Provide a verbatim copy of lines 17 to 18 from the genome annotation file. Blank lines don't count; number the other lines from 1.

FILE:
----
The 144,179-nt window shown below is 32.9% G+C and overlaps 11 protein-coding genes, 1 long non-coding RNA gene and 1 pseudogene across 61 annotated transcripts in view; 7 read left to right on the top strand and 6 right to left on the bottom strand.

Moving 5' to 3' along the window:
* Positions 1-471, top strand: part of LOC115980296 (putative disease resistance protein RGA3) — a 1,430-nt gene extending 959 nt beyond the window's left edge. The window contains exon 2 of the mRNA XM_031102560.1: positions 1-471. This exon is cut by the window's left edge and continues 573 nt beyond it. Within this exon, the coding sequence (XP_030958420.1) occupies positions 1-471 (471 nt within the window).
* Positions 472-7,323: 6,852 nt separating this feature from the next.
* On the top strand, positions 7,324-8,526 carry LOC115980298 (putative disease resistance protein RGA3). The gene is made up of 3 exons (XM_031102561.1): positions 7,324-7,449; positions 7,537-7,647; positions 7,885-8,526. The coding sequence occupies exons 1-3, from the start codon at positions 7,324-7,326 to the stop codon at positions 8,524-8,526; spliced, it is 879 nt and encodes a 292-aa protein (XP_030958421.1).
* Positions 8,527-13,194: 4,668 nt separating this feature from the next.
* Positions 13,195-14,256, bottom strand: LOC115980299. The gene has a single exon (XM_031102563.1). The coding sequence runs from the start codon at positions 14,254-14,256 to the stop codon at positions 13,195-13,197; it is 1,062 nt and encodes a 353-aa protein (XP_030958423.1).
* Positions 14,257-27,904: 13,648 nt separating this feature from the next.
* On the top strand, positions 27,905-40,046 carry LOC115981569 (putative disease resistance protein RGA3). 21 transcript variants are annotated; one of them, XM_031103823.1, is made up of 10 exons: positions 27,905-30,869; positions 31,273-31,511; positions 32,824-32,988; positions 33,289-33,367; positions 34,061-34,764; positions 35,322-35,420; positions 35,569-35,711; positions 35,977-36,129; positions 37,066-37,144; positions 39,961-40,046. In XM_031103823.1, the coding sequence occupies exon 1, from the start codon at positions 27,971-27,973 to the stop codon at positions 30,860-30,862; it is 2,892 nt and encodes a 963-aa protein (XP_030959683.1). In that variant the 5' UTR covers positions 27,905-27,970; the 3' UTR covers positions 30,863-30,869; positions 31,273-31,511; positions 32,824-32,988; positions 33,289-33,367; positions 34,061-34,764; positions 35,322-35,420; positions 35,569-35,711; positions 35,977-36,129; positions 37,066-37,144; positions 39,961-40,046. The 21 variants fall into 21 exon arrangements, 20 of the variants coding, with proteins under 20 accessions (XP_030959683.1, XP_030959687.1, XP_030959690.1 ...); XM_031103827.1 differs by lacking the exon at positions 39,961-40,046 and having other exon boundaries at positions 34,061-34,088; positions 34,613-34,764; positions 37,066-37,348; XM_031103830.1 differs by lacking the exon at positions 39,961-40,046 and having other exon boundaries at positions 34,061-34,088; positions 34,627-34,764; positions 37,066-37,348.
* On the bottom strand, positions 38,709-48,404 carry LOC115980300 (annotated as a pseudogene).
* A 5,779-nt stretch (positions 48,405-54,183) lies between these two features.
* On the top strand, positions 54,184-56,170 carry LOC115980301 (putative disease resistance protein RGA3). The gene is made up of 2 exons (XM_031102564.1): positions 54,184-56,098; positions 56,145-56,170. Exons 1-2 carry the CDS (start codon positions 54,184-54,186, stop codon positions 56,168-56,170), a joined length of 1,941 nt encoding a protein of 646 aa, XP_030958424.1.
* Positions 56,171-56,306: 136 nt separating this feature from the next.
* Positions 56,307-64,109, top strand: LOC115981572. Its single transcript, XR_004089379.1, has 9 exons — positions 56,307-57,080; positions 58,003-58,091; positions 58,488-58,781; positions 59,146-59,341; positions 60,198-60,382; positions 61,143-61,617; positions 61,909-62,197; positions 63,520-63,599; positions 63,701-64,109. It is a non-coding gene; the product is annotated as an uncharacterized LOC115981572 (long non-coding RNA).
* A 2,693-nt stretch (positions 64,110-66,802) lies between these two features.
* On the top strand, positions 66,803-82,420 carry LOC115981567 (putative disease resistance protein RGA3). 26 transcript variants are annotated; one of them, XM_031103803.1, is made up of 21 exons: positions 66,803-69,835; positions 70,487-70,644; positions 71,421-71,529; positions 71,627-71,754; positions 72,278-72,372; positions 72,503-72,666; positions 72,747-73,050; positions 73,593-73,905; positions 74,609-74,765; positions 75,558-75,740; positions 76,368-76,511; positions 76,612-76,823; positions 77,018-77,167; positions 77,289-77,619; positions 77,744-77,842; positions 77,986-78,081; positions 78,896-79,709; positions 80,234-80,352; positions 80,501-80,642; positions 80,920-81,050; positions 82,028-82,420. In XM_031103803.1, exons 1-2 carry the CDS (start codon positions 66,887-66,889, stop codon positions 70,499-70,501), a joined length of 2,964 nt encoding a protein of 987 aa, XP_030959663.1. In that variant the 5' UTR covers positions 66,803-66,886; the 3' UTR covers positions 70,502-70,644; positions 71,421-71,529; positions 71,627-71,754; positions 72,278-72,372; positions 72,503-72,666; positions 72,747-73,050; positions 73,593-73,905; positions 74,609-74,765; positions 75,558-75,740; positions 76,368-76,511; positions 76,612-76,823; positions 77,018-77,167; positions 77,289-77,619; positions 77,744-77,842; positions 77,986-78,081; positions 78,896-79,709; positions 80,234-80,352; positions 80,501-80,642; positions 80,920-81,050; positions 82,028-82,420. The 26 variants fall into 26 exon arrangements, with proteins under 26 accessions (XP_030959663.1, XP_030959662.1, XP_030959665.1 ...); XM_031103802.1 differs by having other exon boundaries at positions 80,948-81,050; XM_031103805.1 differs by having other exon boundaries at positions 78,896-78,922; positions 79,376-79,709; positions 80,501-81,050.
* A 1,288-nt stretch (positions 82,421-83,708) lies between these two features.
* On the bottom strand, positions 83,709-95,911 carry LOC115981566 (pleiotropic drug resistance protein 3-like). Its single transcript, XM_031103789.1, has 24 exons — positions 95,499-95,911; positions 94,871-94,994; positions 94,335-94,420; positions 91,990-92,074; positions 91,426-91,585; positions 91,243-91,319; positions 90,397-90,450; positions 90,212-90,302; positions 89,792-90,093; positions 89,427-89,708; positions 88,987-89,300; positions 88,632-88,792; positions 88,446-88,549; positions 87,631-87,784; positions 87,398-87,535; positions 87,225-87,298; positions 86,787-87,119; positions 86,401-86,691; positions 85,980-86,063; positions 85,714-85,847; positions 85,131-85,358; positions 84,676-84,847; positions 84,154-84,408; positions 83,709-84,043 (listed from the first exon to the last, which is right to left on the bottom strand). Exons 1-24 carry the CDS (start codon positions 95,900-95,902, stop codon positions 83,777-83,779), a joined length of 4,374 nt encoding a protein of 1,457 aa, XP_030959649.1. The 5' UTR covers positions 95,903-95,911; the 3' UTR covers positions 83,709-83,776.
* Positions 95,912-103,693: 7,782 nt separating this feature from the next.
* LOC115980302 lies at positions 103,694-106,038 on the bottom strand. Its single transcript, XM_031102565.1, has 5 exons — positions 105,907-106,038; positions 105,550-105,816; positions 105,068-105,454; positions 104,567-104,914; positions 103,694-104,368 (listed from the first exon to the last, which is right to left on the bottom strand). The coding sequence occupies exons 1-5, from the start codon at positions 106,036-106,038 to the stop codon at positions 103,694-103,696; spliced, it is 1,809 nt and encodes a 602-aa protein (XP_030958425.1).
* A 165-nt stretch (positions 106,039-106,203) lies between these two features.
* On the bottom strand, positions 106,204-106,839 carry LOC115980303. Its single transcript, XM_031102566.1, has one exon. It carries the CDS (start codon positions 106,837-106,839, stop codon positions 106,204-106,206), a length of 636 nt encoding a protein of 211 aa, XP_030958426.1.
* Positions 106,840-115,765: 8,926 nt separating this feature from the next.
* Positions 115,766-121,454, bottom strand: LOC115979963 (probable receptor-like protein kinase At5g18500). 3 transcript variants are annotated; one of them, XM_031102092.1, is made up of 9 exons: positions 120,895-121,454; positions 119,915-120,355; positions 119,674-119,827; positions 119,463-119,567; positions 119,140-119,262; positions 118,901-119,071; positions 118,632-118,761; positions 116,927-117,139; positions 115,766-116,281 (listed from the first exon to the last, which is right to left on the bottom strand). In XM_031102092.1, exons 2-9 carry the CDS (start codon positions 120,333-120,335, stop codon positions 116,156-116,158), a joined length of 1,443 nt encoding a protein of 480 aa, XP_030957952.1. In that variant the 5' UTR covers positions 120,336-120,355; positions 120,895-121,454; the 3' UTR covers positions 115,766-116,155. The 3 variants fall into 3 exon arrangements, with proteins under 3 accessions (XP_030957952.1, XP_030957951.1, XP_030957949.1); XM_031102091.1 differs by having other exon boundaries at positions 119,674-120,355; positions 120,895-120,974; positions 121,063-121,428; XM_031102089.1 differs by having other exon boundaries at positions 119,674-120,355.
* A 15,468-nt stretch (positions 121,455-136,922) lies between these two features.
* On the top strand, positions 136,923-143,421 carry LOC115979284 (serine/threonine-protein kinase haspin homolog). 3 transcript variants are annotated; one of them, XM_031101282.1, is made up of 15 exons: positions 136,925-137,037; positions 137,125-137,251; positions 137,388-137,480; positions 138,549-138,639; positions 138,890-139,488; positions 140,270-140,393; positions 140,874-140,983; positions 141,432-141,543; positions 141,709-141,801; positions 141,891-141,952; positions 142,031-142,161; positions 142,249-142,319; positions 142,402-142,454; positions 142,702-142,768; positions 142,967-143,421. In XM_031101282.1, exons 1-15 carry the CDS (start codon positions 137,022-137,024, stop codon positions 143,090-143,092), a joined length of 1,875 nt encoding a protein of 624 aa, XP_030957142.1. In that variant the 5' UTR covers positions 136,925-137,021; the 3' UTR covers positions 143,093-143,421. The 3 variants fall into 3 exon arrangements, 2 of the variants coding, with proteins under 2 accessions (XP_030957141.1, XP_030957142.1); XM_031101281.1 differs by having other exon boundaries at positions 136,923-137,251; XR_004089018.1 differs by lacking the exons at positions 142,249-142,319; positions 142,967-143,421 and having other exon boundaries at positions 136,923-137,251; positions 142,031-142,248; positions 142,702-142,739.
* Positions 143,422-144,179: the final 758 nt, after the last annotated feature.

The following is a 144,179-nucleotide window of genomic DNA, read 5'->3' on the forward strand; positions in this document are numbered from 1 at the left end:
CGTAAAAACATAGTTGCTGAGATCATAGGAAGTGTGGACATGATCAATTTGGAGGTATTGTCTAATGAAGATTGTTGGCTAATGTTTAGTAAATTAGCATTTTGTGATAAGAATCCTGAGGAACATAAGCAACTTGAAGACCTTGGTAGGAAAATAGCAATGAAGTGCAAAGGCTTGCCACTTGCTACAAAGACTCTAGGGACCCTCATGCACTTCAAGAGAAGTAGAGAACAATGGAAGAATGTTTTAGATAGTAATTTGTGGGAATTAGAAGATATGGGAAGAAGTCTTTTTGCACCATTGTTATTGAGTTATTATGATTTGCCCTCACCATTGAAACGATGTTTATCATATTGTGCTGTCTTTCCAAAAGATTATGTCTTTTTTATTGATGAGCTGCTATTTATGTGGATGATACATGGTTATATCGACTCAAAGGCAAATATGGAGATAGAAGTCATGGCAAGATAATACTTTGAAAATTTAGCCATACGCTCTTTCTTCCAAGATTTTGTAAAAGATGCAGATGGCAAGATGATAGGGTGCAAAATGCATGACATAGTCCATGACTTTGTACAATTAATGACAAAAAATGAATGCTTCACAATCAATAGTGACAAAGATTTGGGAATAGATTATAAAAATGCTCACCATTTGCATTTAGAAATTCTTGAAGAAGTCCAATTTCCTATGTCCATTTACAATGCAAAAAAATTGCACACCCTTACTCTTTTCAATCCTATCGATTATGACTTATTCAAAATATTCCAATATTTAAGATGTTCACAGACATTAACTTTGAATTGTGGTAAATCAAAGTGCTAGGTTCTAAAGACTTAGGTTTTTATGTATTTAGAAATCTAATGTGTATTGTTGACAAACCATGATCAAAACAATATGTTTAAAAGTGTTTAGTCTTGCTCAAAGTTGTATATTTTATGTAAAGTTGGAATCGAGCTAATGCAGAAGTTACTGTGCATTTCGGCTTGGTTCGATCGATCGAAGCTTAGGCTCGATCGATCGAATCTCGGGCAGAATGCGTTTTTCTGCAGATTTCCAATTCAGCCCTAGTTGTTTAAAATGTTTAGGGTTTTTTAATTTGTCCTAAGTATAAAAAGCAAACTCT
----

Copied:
* A 1,288-nt stretch (positions 82,421-83,708) lies between these two features.
* On the bottom strand, positions 83,709-95,911 carry LOC115981566 (pleiotropic drug resistance protein 3-like). Its single transcript, XM_031103789.1, has 24 exons — positions 95,499-95,911; positions 94,871-94,994; positions 94,335-94,420; positions 91,990-92,074; positions 91,426-91,585; positions 91,243-91,319; positions 90,397-90,450; positions 90,212-90,302; positions 89,792-90,093; positions 89,427-89,708; positions 88,987-89,300; positions 88,632-88,792; positions 88,446-88,549; positions 87,631-87,784; positions 87,398-87,535; positions 87,225-87,298; positions 86,787-87,119; positions 86,401-86,691; positions 85,980-86,063; positions 85,714-85,847; positions 85,131-85,358; positions 84,676-84,847; positions 84,154-84,408; positions 83,709-84,043 (listed from the first exon to the last, which is right to left on the bottom strand). Exons 1-24 carry the CDS (start codon positions 95,900-95,902, stop codon positions 83,777-83,779), a joined length of 4,374 nt encoding a protein of 1,457 aa, XP_030959649.1. The 5' UTR covers positions 95,903-95,911; the 3' UTR covers positions 83,709-83,776.